Wall Street Banks: Too Big To Discipline?

No.: 
69

In 2009 the leading issue of moral hazard was “too big to fail.” Not surprisingly, the more things change, the more they stay the same. As the congressional bank hearings of 2010 unfold, the new touchstone of moral hazard is “too big to discipline.” The heads of Morgan Stanley, J.P Morgan and Bank of America argue that they cannot be reproved in practice or disciplined by being broken up because their gargantuan size is necessary for the health of American banking in a global environment. ‘Make us pay, and you’ll pay,’ is their mantra!

Here’s how it works: Morgan Stanley’s Mack says the bank wants special “leeway” to protect itself if it has to put more skin in the game, otherwise the bank might choke on its own cooking. Goldman Sach’s Blankfein — the Lord’s self-proclaimed helper — observes that the marketing of dangerous mortgage securities helped reduce the bank’s risk (of holding those securities after creating them). J.P Morgan’s Dimon implies that it was regulators’ fault that they were duped by banking lobbyists, for “that is what democracy is about.”

Of all the claims made by these executive miscreants, none is more egregious than the ‘we’re just doing business as normal’ claim by J.P. Morgan’s Dimon. What is Dimon talking about? He is speaking of Wall Street’s intention to pass along to the American public most of the fees and taxes that the Obama administration hopes to levy upon it to help pay for more entitlement programs.

Wall Street will convert any attempt to discipline it into another hidden tax upon the longsuffering American public. Every corporation will bear that tax in the price of Wall Street services, resulting in Americans paying more for the products Main Street corporations produce. This is the “too big to discipline” calamity. Another perfect storm. It is hovering over us and blowing its foul breath down upon us like an awful beast. What will be our reward if we weather the attack? More government growth sustained by yet more taxes that are not well fought because they become well concealed.

America already frittered away our best chance to escape this beast. When the crisis flared in 2008, the beast should have been defanged and declawed by legislation sending the bailout billions as fresh banking capital to firms like Hewlett Packard, FedEx 3M, John Deere, Parker Hannifin, Caterpillar, and other Main Street American firms with competent and financially responsible management teams. If Federal Reserve Board loyalties had been to the American people rather than a reprobate financial elite, the Fed could have used its power to smooth a transition of ownership and management at the top of the banking industry. This, however, is exactly what the Fed was determined to prevent. From the Fed’s perspective, the groups gaining a stranglehold over the American society had to be kept in power. Our reward is Wall Street CEOs warning members of Congress to tread lightly in chastening their banks.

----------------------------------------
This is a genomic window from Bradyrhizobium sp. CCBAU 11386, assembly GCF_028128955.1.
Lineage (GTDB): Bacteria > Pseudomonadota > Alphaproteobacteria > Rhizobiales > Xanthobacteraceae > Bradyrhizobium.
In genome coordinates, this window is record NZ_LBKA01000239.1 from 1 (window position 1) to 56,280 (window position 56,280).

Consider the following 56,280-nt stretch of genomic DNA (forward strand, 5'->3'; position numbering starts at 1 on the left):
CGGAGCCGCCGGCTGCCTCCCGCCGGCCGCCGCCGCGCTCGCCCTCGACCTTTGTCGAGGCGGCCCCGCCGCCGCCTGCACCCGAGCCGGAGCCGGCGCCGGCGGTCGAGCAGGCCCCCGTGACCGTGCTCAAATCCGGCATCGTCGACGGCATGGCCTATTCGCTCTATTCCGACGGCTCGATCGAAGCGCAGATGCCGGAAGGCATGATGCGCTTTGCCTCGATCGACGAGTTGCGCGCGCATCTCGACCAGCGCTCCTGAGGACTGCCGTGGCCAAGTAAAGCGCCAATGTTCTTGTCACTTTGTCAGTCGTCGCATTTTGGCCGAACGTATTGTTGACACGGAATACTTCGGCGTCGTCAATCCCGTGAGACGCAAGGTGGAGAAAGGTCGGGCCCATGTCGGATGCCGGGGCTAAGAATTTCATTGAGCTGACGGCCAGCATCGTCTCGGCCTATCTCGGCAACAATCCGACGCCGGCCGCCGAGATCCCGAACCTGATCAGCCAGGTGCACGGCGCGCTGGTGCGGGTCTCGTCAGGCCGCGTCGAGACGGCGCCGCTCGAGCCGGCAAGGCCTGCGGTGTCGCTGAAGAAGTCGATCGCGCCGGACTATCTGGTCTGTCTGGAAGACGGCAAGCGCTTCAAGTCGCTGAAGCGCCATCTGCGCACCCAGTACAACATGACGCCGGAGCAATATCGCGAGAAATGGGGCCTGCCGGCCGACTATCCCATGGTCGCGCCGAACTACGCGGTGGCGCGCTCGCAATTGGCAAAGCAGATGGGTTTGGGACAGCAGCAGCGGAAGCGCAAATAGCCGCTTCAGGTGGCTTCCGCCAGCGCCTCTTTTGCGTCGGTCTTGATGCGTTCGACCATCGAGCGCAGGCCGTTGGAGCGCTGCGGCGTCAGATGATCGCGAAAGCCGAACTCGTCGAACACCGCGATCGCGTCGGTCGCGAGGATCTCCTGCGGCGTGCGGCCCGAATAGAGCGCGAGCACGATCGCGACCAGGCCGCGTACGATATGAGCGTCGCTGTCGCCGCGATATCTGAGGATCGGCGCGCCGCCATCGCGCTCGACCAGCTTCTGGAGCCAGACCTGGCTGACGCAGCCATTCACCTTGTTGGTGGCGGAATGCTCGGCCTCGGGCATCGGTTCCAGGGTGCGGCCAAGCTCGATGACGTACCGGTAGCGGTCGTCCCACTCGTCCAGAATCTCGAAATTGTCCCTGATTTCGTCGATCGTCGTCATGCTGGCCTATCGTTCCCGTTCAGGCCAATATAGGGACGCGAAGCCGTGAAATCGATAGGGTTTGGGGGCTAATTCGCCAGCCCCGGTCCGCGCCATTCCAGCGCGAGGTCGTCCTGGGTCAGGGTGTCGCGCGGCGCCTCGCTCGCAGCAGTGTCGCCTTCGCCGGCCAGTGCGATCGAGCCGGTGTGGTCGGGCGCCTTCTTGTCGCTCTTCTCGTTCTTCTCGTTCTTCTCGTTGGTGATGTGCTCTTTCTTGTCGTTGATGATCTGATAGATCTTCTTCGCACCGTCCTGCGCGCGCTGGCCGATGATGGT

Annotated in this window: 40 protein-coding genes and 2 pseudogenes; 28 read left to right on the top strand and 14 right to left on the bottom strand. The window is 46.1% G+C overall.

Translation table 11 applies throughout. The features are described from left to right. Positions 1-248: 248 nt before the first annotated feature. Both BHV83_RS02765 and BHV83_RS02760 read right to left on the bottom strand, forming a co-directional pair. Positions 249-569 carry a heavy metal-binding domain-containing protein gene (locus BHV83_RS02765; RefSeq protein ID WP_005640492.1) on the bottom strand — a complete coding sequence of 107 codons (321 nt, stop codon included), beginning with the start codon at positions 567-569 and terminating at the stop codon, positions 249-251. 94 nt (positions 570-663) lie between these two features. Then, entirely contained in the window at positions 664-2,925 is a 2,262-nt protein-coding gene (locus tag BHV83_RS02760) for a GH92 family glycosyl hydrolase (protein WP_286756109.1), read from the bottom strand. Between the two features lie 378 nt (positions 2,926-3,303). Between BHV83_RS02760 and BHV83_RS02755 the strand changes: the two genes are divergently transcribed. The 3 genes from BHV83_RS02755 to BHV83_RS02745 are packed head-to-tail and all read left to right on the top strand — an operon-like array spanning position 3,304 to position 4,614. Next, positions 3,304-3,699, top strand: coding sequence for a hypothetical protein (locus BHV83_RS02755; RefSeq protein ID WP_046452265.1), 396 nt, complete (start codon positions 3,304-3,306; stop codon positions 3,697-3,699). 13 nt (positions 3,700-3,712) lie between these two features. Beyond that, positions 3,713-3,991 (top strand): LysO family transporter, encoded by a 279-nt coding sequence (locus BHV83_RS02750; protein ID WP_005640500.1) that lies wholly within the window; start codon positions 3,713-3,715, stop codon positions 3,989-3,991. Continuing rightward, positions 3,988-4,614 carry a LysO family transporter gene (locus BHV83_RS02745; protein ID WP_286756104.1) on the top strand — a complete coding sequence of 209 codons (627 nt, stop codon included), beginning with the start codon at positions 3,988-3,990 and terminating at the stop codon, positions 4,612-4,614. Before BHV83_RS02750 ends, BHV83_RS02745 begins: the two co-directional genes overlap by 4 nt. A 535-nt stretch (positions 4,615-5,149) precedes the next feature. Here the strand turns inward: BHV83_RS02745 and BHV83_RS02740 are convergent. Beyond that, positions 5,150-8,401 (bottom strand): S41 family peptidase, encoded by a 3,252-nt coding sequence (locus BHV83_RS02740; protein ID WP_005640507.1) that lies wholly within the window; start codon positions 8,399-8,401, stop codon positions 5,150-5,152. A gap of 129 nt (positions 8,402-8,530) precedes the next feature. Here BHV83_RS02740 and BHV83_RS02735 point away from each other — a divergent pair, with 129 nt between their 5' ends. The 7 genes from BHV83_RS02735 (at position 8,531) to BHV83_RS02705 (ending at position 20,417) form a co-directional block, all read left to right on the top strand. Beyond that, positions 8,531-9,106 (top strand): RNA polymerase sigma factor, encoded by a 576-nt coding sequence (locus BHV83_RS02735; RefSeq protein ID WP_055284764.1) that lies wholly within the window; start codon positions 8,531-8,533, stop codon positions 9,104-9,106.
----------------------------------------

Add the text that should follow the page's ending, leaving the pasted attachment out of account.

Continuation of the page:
If the big banks get to pass off their punishments onto the taxpaying public, then the Obama approach is mistaken. The administration needs to rethink its plan! There is only one way to take away these bankers’ bonuses and that is to take away their banks! Why can’t the Congress and the electorate see this simple reality?

What the New York banking elite ought to fear is the words of Jesus the teacher applied to their failed stewardship: “Therefore I say to you, the kingdom of God will be taken from you, and be given to a nation producing the fruit of it” (Matthew 21:43, NASV). The rallying cry of thinking Americans ought to be: “Take the banking industry from those Wall Street pharisees and give it to moral stewards competent in producing good fruit.”

Blankfein now urges Goldman Sachs executives to share a little of their bonuses with charity. And let’s not forget the international “philanthropist” George Soros who gave a public relations tithe to English charities after trampling the British pound for his personal enrichment. ‘But to what avail is such false goodness’ says the Hebrew prophet Malachi, since the Universal Sovereign has ‘little use for gifts derived from robbery’ (Malachi 1:13, Bible).

What should we conclude? If the Lord does not want Blankfein’s guilt money, then neither should we. Just take the whole darned institution of Wall Street banking and put it in new hands. If we don’t, the morally stunted wizards of Wall Street will continue to befuddle every attempted administrative penalty and regulatory remedy.